LAS VEGAS – In a concept image of a futuristic automotive interior, relaxed occupants sit around a table, leaving the driving to the vehicle itself.
Doug Betts has a problem with that. Not with the idleness of the people in a car without a steering wheel.
Rather, his dismay centers on the material of the table they’re sitting at.
“I’m going into engineer mode here, but that’s a glass table,” says Betts, J.D. Power’s senior vice president and general manager-automotive and a former engineering executive at Fiat Chrysler Automobiles.
Impending autonomous vehicles are expected to reduce traffic accidents, but few people foresee them – or at least the early generation models – eliminating crashes altogether.
“You have a long way to go in (crash-avoidance) test validations to get to where you can have people sit at a glass table in your self-driving car,” Betts says here at J.D. Power’s inaugural Automotive Revolution conference focusing on what’s ahead for the auto industry.
Betts looks at the future with an open mind, but he tries to keep things in perspective, especially when concepts and predictions get wild.
For example, there is industry talk today that vehicles of tomorrow will read people’s emotions and react accordingly, such as automatically providing soothing music and massages.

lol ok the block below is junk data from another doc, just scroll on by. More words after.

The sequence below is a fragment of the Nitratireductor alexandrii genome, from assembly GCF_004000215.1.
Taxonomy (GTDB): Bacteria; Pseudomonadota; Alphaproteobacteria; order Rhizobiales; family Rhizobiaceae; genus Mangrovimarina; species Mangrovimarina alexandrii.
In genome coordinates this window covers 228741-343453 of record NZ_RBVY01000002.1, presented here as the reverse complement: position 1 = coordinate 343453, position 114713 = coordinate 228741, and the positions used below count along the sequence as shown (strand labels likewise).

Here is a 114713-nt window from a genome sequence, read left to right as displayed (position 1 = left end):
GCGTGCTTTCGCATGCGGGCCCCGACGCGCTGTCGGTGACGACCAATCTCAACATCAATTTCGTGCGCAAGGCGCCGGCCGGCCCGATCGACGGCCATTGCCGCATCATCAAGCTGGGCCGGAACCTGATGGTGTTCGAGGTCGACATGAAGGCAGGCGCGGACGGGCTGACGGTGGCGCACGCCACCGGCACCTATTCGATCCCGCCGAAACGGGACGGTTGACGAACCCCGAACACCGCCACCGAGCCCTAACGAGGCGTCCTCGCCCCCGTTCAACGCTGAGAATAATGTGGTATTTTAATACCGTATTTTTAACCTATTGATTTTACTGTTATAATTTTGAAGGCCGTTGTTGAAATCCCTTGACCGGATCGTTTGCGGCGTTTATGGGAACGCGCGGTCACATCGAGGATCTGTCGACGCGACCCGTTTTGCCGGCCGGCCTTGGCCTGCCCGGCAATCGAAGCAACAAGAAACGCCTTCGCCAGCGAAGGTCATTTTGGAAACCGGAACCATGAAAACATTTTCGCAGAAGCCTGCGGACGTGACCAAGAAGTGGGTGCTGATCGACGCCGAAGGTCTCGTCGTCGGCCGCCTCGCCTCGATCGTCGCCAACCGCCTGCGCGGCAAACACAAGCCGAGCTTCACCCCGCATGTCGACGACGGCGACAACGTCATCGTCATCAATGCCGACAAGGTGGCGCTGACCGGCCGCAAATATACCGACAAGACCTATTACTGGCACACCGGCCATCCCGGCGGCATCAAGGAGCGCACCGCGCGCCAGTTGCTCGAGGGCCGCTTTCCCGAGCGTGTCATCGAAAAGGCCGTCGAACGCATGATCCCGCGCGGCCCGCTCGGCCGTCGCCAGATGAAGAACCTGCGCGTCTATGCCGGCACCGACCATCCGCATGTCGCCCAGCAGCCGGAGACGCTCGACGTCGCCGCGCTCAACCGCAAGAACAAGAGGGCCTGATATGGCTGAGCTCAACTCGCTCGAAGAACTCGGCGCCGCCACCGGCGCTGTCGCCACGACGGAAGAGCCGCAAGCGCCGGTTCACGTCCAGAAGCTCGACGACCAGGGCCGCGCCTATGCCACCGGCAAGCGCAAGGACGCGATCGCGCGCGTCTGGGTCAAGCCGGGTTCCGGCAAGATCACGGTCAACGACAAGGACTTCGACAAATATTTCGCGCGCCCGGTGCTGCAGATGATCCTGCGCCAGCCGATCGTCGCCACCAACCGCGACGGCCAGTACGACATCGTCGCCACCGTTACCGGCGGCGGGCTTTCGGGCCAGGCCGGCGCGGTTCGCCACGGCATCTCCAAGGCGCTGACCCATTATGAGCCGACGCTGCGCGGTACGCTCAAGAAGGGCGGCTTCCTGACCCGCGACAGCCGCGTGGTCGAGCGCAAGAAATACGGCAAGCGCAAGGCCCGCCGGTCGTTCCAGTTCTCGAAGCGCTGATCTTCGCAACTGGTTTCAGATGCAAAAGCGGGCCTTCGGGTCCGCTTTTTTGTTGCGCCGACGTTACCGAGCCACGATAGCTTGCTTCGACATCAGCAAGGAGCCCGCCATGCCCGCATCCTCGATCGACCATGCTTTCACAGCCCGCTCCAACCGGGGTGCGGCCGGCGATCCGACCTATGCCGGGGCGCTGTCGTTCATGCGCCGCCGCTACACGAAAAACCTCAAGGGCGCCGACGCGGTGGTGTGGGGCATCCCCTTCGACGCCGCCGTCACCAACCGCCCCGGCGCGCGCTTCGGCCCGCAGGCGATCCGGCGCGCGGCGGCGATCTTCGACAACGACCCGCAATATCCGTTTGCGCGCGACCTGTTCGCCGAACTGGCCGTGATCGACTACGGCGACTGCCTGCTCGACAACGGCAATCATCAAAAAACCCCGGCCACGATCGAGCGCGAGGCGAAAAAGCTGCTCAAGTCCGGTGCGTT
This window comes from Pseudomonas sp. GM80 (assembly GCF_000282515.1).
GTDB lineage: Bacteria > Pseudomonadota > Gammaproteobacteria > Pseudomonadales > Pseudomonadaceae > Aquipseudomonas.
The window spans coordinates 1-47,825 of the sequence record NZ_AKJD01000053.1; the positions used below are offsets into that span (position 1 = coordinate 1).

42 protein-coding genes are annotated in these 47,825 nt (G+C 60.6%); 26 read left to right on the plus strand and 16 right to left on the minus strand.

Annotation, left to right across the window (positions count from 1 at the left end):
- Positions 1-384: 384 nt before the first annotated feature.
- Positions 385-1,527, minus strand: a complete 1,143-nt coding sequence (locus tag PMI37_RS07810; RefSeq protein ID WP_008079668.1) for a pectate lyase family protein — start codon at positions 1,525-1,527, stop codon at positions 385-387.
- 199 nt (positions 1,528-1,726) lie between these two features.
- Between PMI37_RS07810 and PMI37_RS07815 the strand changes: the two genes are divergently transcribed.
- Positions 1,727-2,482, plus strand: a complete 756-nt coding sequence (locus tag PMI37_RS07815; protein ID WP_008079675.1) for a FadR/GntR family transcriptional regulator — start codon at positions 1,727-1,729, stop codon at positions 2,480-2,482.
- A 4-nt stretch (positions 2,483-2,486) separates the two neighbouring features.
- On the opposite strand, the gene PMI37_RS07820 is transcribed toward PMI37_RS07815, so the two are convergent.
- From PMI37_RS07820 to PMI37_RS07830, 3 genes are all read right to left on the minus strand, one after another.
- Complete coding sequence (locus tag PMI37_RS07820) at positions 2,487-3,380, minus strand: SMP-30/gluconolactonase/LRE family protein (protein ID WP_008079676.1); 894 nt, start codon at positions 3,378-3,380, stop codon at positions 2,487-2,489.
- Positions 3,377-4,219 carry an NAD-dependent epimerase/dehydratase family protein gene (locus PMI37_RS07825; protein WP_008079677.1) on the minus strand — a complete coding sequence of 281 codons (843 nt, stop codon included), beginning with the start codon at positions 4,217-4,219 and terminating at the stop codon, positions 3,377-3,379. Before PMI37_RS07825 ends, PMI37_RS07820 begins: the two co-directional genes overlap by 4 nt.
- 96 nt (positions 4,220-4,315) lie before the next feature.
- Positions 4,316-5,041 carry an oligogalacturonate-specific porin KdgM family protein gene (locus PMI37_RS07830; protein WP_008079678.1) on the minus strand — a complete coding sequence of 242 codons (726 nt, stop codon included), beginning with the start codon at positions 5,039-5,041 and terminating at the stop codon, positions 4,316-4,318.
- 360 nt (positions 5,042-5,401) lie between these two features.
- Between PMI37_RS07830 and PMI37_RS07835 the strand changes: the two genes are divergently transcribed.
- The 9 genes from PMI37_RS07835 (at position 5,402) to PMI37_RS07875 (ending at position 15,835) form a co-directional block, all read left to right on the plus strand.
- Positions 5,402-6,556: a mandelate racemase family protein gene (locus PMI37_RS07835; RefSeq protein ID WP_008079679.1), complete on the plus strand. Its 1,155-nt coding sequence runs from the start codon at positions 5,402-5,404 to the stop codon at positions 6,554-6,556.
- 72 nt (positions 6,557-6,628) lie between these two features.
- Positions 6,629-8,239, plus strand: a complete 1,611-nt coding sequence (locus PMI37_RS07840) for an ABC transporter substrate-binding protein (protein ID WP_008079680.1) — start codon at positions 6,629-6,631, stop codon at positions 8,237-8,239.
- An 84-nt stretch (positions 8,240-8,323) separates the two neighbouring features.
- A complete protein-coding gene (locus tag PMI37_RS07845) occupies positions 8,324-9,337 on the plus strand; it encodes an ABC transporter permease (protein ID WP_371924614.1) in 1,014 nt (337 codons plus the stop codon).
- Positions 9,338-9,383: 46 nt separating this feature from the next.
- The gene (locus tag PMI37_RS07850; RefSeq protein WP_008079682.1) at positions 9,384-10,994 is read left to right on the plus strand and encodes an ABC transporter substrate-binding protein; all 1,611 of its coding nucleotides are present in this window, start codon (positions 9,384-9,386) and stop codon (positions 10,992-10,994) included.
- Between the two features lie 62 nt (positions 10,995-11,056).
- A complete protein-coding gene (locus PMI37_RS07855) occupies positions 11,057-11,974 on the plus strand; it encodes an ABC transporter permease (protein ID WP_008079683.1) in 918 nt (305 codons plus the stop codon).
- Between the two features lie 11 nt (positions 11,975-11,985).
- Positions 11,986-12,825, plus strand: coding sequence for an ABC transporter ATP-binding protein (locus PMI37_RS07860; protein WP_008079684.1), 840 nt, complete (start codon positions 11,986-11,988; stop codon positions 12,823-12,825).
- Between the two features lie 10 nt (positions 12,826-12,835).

Of potential vehicles with acute perceptions of human moods, Betts says to envision a meeting at an auto company or a supplier. The idea of somehow equipping a vehicle to read and react to human moods comes up. “Someone at the meeting says, ‘Let’s go with that.’”
Betts isn’t ready to cast a yea vote there.
Nor, because of his automotive DNA, is he eagerly awaiting the arrival of fully autonomous vehicles, whenever that will be.
“You’re in this industry because you have a passion, and that passion is because you like to drive cars,” he says, adding that autonomous vehicles, by law, will never exceed the speed limit, a turn-off to driving enthusiasts.
If Betts has some doubts about the coming glory of autonomous vehicles, he is not alone, according to ongoing J.D. Power polling of both consumers and industry experts.
“The general public doesn’t want them,” he says, citing the polling. Consumers’ comfort level of potentially riding in one is low (34 or a 1-to-100 index), as is their likelihood of buying one (36).
“That’s a problem, even though (many people in the auto industry are) fired up by this technology. The technical feasibility is high. But the consumer confidence is low.”
Prognosticators have dialed back on when they think fully autonomous Level-5 vehicles will be available for purchase. The predicted prospect now is about 12 years out.
Earlier, some people were predicting there would be 10 million self-driving cars on the road by 2020. If that were the case, “It’s October; we’ve got a lot of work to do,” Betts quips.